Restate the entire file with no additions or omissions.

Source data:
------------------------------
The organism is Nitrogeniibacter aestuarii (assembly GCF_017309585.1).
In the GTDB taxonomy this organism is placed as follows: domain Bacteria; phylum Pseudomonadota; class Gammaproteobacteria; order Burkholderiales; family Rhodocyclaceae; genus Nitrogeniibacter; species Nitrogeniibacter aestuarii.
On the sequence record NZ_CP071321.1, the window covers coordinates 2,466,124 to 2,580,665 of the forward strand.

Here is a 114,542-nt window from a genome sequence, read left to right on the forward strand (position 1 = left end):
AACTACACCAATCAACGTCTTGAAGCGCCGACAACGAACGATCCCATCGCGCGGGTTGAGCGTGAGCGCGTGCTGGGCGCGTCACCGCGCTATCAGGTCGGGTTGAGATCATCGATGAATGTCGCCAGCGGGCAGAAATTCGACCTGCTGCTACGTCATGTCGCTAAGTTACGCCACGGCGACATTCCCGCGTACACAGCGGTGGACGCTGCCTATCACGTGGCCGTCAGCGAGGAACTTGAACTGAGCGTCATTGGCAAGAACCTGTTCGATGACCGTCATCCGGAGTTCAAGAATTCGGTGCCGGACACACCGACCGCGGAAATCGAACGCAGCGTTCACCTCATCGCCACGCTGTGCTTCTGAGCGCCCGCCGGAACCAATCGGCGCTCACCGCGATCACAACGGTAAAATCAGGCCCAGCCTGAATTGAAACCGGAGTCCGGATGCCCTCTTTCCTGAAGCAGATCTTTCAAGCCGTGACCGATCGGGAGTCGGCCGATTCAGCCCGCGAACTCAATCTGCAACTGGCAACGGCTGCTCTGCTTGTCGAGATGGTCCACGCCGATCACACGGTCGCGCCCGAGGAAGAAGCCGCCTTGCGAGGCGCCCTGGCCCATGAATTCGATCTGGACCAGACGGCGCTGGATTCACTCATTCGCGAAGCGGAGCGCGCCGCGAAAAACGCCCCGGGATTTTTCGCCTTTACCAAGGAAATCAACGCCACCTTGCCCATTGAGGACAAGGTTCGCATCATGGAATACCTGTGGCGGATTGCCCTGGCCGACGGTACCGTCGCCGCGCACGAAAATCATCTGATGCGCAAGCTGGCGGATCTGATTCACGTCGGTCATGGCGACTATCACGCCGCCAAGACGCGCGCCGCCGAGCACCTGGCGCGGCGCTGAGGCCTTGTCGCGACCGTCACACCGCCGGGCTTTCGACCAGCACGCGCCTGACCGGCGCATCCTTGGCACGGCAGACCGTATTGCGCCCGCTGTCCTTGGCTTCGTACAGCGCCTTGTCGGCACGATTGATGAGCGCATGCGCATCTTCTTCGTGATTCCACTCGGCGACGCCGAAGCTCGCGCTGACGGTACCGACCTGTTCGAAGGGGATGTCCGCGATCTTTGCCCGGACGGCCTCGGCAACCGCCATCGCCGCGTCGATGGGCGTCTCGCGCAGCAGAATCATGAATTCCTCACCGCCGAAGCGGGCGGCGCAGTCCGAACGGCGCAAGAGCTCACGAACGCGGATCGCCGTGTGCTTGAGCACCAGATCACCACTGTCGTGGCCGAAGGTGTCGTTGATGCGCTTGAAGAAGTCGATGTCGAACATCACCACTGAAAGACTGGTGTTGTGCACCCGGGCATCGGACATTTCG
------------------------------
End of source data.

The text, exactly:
The organism is Nitrogeniibacter aestuarii (assembly GCF_017309585.1).
In the GTDB taxonomy this organism is placed as follows: domain Bacteria; phylum Pseudomonadota; class Gammaproteobacteria; order Burkholderiales; family Rhodocyclaceae; genus Nitrogeniibacter; species Nitrogeniibacter aestuarii.
On the sequence record NZ_CP071321.1, the window covers coordinates 2,466,124 to 2,580,665 of the forward strand.

Here is a 114,542-nt window from a genome sequence, read left to right on the forward strand (position 1 = left end):
AACTACACCAATCAACGTCTTGAAGCGCCGACAACGAACGATCCCATCGCGCGGGTTGAGCGTGAGCGCGTGCTGGGCGCGTCACCGCGCTATCAGGTCGGGTTGAGATCATCGATGAATGTCGCCAGCGGGCAGAAATTCGACCTGCTGCTACGTCATGTCGCTAAGTTACGCCACGGCGACATTCCCGCGTACACAGCGGTGGACGCTGCCTATCACGTGGCCGTCAGCGAGGAACTTGAACTGAGCGTCATTGGCAAGAACCTGTTCGATGACCGTCATCCGGAGTTCAAGAATTCGGTGCCGGACACACCGACCGCGGAAATCGAACGCAGCGTTCACCTCATCGCCACGCTGTGCTTCTGAGCGCCCGCCGGAACCAATCGGCGCTCACCGCGATCACAACGGTAAAATCAGGCCCAGCCTGAATTGAAACCGGAGTCCGGATGCCCTCTTTCCTGAAGCAGATCTTTCAAGCCGTGACCGATCGGGAGTCGGCCGATTCAGCCCGCGAACTCAATCTGCAACTGGCAACGGCTGCTCTGCTTGTCGAGATGGTCCACGCCGATCACACGGTCGCGCCCGAGGAAGAAGCCGCCTTGCGAGGCGCCCTGGCCCATGAATTCGATCTGGACCAGACGGCGCTGGATTCACTCATTCGCGAAGCGGAGCGCGCCGCGAAAAACGCCCCGGGATTTTTCGCCTTTACCAAGGAAATCAACGCCACCTTGCCCATTGAGGACAAGGTTCGCATCATGGAATACCTGTGGCGGATTGCCCTGGCCGACGGTACCGTCGCCGCGCACGAAAATCATCTGATGCGCAAGCTGGCGGATCTGATTCACGTCGGTCATGGCGACTATCACGCCGCCAAGACGCGCGCCGCCGAGCACCTGGCGCGGCGCTGAGGCCTTGTCGCGACCGTCACACCGCCGGGCTTTCGACCAGCACGCGCCTGACCGGCGCATCCTTGGCACGGCAGACCGTATTGCGCCCGCTGTCCTTGGCTTCGTACAGCGCCTTGTCGGCACGATTGATGAGCGCATGCGCATCTTCTTCGTGATTCCACTCGGCGACGCCGAAGCTCGCGCTGACGGTACCGACCTGTTCGAAGGGGATGTCCGCGATCTTTGCCCGGACGGCCTCGGCAACCGCCATCGCCGCGTCGATGGGCGTCTCGCGCAGCAGAATCATGAATTCCTCACCGCCGAAGCGGGCGGCGCAGTCCGAACGGCGCAAGAGCTCACGAACGCGGATCGCCGTGTGCTTGAGCACCAGATCACCACTGTCGTGGCCGAAGGTGTCGTTGATGCGCTTGAAGAAGTCGATGTCGAACATCACCACTGAAAGACTGGTGTTGTGCACCCGGGCATCGGACATTTCG